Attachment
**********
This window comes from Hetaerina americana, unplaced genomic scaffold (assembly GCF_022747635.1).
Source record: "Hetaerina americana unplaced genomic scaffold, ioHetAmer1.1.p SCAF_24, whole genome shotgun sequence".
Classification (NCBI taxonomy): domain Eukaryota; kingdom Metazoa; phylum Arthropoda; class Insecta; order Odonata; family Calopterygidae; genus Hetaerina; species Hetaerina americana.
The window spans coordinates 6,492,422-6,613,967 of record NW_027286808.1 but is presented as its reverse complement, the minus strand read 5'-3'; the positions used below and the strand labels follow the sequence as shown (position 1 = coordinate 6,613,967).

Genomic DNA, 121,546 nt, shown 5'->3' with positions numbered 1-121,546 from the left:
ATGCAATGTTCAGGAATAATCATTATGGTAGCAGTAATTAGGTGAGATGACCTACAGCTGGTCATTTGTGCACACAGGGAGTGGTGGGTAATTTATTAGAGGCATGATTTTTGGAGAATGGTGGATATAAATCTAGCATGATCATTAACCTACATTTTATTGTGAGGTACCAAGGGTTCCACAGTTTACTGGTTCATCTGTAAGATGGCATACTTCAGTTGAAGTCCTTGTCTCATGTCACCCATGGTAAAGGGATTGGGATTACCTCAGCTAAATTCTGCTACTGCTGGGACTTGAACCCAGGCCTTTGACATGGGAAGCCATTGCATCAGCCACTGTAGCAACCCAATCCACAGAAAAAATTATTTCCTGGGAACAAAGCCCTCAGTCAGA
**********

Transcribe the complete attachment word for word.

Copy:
This window comes from Hetaerina americana, unplaced genomic scaffold (assembly GCF_022747635.1).
Source record: "Hetaerina americana unplaced genomic scaffold, ioHetAmer1.1.p SCAF_24, whole genome shotgun sequence".
Classification (NCBI taxonomy): domain Eukaryota; kingdom Metazoa; phylum Arthropoda; class Insecta; order Odonata; family Calopterygidae; genus Hetaerina; species Hetaerina americana.
The window spans coordinates 6,492,422-6,613,967 of record NW_027286808.1 but is presented as its reverse complement, the minus strand read 5'-3'; the positions used below and the strand labels follow the sequence as shown (position 1 = coordinate 6,613,967).

Genomic DNA, 121,546 nt, shown 5'->3' with positions numbered 1-121,546 from the left:
ATGCAATGTTCAGGAATAATCATTATGGTAGCAGTAATTAGGTGAGATGACCTACAGCTGGTCATTTGTGCACACAGGGAGTGGTGGGTAATTTATTAGAGGCATGATTTTTGGAGAATGGTGGATATAAATCTAGCATGATCATTAACCTACATTTTATTGTGAGGTACCAAGGGTTCCACAGTTTACTGGTTCATCTGTAAGATGGCATACTTCAGTTGAAGTCCTTGTCTCATGTCACCCATGGTAAAGGGATTGGGATTACCTCAGCTAAATTCTGCTACTGCTGGGACTTGAACCCAGGCCTTTGACATGGGAAGCCATTGCATCAGCCACTGTAGCAACCCAATCCACAGAAAAAATTATTTCCTGGGAACAAAGCCCTCAGTCAGA